Problems with time management can often be traced to tendencies of human nature.
Egos, desire to please, fear of offending, ambition, perfectionism and inability to say “no” affect arriving at meetings on time, meeting project deadlines and adhering to schedules.
When we are asked a question or answer the phone with only minutes remaining before we should be leaving for another appointment, why do we take the time to respond? Is it because we want to “please” the person or are afraid they won’t like us? If an employee comes into our office immediately prior to your departure to a meeting, do we take the time to talk because we want people to know we are “in charge”, or no one else can discuss as thoroughly as we can?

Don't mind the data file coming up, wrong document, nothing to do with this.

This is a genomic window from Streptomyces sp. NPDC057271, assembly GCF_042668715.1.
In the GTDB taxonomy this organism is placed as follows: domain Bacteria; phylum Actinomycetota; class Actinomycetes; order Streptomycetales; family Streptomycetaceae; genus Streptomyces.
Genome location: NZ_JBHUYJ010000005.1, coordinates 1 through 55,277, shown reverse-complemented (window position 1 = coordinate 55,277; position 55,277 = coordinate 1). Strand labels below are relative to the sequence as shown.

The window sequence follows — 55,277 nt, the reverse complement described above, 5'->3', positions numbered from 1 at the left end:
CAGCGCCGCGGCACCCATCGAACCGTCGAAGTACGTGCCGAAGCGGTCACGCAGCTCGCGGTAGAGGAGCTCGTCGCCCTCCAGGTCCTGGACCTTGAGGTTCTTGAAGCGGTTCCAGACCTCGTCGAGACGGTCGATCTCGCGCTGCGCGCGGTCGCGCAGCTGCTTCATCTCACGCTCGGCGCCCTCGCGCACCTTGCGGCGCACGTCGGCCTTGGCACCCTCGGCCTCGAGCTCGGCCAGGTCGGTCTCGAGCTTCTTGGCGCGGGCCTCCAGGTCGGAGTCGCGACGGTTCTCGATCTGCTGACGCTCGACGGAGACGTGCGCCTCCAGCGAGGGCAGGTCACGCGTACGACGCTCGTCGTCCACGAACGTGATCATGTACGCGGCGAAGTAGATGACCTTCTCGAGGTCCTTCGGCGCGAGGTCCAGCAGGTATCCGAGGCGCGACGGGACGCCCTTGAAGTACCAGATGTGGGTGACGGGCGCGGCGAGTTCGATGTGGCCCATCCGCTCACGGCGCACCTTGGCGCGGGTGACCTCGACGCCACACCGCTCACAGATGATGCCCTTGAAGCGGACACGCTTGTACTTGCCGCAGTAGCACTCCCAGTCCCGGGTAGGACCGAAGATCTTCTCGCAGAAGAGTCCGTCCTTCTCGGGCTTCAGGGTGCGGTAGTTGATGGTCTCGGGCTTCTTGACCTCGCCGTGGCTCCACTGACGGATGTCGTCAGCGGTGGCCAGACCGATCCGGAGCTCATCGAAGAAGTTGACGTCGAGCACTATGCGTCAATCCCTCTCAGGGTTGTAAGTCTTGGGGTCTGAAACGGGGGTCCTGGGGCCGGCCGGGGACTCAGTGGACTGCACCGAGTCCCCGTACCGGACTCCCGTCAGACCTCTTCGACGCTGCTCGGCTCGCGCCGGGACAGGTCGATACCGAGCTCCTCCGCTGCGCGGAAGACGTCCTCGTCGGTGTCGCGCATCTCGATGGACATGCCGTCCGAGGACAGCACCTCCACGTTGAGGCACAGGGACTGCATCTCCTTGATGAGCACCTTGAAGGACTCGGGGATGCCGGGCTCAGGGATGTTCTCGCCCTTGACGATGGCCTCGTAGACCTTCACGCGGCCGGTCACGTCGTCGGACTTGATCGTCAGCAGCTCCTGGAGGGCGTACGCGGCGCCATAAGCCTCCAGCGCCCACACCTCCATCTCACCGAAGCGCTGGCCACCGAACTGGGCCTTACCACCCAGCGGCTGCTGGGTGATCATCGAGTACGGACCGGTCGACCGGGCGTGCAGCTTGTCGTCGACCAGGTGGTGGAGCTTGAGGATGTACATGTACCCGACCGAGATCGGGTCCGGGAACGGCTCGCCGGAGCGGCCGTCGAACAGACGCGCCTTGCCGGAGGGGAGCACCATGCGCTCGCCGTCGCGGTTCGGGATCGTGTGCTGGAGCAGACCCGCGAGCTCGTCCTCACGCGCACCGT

Contemplate situations when this happens to you. Think about your motivation for taking time to answer a question or problem that could have waited or could have been referred to someone else. Is it really something that can’t “wait” or be referred to another knowledgeable staff member? Or do you like getting to meetings late because you think it makes you look important or are not respectful of the time of others?
Good time management is a choice and is in your control. Situations don’t have to control you. You have a choice in how you respond.
Patterns of how we use time are engrained. Unlearning old habits and learning new ones is difficult. Developing a new way of thinking takes time and effort. When you see results and benefits and begin to “like it”, you are on your way.